Including international students with tech in the classroom

We can be quick, as faculty, to dismiss the use of technology by international students in the classroom, on the basis that we feel that they – more than others – need to remain focused on content. A few years back, a faculty mentor observing one of my classes (a Masters of Education class made up entirely of international students) and commenting on the fact she did not understand why I allowed them all to have their laptops open in class. What I suggest to any instructor entertaining this doubt is to allow students to use their laptops and to just do some walkabouts in class in order to satisfy your curiosity, and explore exactly how your students are using these tools.

I have done this many times; it has been very refreshing and has reassured me deeply of the benefits international students draw from their use of tech tools in the classroom. Very often international students and second language learners will have translation tools and search engines open and ready to look up concepts they are not familiar with, as well as notes and PowerPoints from the course which often they have annotated to clarify terms and concepts that were new to them. Technology, far from being a distraction, becomes a revolutionary platform of support for their learning, and is often an essential part of their success as learners.

A model to promote reflection and awareness around this pressing issue

There is a pressing need to go beyond the anecdotal and to theorise about the tech use of our international students in the higher education classroom. Resistance and reticence among faculty are still commonplace and it is too easy to dismiss a dimension of the learning experience which for many is essential, and often marks the difference between failure and success. In order to create systemic awareness around this issue, we need literature that highlights this theme.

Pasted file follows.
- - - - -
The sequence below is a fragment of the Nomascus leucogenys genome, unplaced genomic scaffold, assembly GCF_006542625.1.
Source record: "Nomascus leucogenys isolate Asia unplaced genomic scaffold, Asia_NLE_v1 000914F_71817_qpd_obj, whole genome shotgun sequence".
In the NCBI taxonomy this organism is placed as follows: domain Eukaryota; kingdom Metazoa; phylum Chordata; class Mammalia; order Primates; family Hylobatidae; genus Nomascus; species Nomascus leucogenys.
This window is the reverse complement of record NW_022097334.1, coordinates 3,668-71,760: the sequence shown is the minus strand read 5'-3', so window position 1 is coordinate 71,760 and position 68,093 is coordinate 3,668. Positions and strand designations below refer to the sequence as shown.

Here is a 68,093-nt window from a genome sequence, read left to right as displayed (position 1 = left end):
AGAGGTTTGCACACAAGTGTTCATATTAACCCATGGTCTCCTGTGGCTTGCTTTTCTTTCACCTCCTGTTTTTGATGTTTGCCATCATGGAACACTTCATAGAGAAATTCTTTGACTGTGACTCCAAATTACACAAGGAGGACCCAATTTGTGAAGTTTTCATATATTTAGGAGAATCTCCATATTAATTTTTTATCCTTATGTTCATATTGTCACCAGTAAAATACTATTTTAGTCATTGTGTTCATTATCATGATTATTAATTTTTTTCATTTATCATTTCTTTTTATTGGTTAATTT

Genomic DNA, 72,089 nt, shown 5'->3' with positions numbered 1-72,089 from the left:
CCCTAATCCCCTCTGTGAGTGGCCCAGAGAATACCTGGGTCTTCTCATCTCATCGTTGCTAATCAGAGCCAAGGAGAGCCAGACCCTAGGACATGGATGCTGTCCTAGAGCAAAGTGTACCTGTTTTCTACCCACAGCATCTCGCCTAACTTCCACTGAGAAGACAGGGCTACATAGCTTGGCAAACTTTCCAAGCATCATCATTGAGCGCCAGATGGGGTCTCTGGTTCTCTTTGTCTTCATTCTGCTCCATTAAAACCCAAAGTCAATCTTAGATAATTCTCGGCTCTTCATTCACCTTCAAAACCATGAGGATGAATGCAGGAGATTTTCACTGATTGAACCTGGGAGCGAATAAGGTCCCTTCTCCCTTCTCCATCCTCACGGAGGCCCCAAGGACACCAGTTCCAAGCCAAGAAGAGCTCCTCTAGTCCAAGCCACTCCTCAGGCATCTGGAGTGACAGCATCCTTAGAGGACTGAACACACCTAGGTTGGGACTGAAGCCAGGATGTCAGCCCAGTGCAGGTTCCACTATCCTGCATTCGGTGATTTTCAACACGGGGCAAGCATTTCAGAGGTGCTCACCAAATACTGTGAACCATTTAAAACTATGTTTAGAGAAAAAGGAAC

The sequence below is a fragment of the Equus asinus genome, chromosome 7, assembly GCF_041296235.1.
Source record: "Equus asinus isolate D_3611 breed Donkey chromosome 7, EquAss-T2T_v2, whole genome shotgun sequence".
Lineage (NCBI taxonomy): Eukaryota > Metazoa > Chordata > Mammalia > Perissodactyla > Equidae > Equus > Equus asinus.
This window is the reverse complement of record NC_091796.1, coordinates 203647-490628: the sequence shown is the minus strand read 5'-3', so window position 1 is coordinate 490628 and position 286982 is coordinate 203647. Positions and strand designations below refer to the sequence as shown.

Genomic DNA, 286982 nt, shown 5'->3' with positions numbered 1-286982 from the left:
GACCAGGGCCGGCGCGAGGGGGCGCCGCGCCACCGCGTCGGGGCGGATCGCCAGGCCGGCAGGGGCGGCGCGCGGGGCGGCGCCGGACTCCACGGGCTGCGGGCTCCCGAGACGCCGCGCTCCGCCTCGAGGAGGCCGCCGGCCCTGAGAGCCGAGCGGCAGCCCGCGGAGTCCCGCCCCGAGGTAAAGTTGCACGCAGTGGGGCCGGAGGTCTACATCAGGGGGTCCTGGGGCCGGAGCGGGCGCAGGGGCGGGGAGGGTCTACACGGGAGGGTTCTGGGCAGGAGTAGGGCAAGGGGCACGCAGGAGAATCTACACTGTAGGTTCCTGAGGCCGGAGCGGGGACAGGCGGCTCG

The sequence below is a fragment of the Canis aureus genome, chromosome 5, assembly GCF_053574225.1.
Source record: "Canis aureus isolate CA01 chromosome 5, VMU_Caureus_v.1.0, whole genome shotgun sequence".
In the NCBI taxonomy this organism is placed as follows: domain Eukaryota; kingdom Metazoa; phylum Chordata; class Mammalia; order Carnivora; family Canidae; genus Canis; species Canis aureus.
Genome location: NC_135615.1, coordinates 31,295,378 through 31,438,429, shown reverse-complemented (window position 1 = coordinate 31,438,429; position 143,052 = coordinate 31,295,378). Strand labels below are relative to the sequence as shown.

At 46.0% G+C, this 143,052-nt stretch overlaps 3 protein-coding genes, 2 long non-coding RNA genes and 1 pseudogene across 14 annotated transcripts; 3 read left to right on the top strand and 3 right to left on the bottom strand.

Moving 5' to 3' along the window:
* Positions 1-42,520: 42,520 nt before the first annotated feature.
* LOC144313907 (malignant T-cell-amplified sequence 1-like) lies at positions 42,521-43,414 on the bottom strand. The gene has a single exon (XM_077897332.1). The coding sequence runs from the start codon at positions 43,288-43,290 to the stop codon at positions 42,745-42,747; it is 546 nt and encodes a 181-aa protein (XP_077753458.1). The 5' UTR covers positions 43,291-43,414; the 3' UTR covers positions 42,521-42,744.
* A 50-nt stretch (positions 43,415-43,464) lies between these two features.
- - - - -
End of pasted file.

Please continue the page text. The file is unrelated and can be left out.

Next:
Faculty are often yearning for a theoretical framework that allows them to integrate technology in a way that specifically connects it with inclusion. In this sense, Universal Design for Learning (UDL) is increasingly becoming the tool we need to familiarise faculty with the way tech supports learning for many, in a crucial way. It is also a framework that is useful in allowing faculty to autonomously continue a reflection on their practice with regards to diverse learners and their needs.

There is every hope UDL will now allow faculty to think proactively about tech use in relation to the inclusion of international students, and this reflection is likely to go beyond the use of laptops in class: it will bring new light to the use of learning management systems, the provision of digitalised class notes in advance of lectures, the integration of social media to encourage participation in those who may be more hesitant, and more. In the end, allowing an open laptop can create a more open classroom.